A special screw driver 26 for setting the screw 2 is shown fragmentarily in FIGS. 4-6. THe shank 28 of said driver, which may be turned about its axis either manually or by power means, has a generally cylindrical socket 30 formed concentrically in the end thereof, and has diametrically opposite slots 32 formed in the shank wall surrounding said socket. Socket 30 is originally formed with a size to fit slidably over center post 12 of the screw when the driver shank is inserted into screw socket 10, and the shank walls at the opposite sides of its slots 32 are then angled slightly inwardly toward the open end of the socket, as shown in FIGS. 4 and 5. Thus when the driver is applied over the center post 12, there is an interference fit, and the center post springs the driver walls adjacent slots 32 thereof slightly apart, the driver material being sufficiently resilient for this purpose, and the mouth of socket 32 is internally rounded as indicated at 33 to facilitate application of the driver to the post. The width of slots 32 is sufficiently wide that the slots bridge the thinner inner end portions 16 of walls 14 when the driver is thus applied to the screw, and the external diameter of the shank at socket 30 is sufficiently small that slots 32 cannot engage the thicker outer portions 18 of walls 14.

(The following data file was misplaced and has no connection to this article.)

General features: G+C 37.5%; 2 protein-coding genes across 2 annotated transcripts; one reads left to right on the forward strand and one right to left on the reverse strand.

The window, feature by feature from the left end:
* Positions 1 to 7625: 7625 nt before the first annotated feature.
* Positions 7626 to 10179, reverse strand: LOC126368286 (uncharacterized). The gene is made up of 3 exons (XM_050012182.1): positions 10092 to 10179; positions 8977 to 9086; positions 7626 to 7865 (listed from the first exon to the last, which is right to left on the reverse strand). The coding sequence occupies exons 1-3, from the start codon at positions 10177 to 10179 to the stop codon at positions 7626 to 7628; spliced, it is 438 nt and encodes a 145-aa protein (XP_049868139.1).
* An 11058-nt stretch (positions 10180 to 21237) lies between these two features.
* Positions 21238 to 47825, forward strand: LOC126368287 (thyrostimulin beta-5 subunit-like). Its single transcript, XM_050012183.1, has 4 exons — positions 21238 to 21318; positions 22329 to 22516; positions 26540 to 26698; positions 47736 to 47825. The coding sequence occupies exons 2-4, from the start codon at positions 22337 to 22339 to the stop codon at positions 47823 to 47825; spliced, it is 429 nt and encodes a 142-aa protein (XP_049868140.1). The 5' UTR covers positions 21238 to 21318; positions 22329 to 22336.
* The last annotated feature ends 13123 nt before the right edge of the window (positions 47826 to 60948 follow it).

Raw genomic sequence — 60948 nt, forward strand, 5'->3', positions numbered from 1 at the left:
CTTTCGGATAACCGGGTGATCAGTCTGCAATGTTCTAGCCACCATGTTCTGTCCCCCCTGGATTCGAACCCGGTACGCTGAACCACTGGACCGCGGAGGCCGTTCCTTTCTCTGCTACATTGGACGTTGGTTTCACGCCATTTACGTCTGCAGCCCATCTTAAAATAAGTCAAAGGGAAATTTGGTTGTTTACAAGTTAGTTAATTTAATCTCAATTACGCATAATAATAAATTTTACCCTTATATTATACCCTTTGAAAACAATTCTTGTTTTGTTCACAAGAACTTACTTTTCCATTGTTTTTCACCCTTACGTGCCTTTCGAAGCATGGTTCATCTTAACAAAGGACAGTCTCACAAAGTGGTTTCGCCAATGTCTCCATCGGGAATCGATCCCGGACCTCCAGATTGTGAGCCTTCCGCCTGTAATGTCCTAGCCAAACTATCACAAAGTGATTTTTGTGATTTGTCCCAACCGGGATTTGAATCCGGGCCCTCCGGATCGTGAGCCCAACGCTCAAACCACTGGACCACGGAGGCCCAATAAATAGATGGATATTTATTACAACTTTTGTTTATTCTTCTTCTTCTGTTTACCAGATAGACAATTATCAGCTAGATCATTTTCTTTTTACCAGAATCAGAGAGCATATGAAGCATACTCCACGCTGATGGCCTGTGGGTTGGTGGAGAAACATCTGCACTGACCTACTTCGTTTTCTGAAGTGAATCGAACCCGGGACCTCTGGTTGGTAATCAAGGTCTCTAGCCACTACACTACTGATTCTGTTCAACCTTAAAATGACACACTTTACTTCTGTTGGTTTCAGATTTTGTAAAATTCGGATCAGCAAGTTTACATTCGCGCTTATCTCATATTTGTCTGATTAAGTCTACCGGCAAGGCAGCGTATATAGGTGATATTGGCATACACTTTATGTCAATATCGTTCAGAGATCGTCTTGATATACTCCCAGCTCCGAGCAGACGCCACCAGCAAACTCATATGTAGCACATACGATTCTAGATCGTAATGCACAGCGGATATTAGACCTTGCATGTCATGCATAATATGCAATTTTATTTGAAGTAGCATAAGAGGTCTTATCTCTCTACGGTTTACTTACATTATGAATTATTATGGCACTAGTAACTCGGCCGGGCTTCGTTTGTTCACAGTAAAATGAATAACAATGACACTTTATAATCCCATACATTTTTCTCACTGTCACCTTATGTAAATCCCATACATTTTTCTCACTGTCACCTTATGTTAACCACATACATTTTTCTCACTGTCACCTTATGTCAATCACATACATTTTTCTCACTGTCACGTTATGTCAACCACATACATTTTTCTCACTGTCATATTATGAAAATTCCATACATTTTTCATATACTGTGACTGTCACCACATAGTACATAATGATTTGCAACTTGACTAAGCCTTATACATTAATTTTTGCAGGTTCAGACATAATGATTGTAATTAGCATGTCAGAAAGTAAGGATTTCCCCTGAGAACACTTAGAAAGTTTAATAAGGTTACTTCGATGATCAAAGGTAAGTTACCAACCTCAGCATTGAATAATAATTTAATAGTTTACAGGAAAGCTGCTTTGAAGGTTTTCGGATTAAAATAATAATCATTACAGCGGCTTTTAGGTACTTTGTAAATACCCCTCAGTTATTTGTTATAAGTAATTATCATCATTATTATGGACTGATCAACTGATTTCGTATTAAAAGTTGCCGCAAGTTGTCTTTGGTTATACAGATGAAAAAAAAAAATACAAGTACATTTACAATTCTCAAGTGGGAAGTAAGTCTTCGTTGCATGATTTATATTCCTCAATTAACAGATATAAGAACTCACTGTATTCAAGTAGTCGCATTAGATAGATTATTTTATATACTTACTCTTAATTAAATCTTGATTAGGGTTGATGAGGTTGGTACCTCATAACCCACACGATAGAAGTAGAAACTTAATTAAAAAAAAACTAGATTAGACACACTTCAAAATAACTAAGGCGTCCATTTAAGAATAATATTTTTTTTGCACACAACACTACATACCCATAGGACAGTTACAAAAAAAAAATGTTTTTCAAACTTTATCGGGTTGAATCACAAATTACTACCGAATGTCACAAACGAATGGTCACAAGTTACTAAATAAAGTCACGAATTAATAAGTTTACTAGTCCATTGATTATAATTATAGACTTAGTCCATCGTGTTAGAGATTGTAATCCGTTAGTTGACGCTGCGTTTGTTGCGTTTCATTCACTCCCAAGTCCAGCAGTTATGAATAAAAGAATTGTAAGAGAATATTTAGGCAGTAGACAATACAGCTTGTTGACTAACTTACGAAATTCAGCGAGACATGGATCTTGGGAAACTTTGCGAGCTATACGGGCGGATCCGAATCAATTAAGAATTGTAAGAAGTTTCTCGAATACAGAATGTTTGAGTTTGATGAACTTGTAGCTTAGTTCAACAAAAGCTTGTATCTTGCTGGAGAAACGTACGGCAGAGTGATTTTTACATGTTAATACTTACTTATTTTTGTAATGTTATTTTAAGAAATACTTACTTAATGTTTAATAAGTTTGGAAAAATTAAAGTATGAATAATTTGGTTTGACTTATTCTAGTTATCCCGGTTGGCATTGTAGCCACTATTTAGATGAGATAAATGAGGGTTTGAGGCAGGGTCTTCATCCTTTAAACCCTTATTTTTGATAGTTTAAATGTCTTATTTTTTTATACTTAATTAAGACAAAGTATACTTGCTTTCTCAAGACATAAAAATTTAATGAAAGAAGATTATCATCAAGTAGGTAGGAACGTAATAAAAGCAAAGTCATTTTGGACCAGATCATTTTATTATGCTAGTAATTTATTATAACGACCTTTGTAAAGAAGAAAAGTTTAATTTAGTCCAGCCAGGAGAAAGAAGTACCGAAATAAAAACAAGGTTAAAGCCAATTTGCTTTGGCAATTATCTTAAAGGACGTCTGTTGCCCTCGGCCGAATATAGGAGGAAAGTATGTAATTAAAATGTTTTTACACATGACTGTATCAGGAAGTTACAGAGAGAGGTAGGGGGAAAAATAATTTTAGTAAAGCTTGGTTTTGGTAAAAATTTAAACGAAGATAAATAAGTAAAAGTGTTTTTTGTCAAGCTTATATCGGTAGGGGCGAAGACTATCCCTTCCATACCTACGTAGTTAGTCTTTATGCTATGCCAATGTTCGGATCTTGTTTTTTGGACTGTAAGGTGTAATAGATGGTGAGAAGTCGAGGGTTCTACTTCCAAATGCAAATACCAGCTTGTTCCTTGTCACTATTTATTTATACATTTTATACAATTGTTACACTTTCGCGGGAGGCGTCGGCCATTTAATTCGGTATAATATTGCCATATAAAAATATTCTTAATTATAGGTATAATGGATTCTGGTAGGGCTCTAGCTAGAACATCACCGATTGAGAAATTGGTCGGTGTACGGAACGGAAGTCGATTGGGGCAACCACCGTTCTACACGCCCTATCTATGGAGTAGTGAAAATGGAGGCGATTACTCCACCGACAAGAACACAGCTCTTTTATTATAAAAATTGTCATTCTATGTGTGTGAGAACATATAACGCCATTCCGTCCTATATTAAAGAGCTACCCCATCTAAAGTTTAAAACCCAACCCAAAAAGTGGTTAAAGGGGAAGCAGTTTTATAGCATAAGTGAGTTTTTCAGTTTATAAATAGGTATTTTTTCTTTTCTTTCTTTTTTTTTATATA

Thus, in operation, it will be seen that in the setting of a screw, the screw may if desired be applied to the driver 26 by inserting the screw center post 12 into driver socket 30, as just described. The driver will then hold the screw firmly in a fixed relation thereto, and the driver may then be used as a tool to insert the screw into positions which are otherwise very difficult to reach. The driver is then turned on its axis to thread the screw into its associated work-piece, and then turned with a greater torque to provide final setting of the screw. The torque is of course applied to the thinner portions 16 of screw walls 14, and when the torque reaches and exceeds the pre-determined strength of walls 16, said walls fracture and break free from the remainder of the screw. During all turning of the screw, the engagement of driver socket 30 around center post 12 of the screw keeps the driver in centered relation to the screw. The breaking out of wall portions 16 thus provides a torque-limitation function which is very important in many screw applications, and provides it in a simple, effective and economical manner, since after said walls break free, driver 26 turns on center post 12 while applying at most only a negligible degree of torque thereto.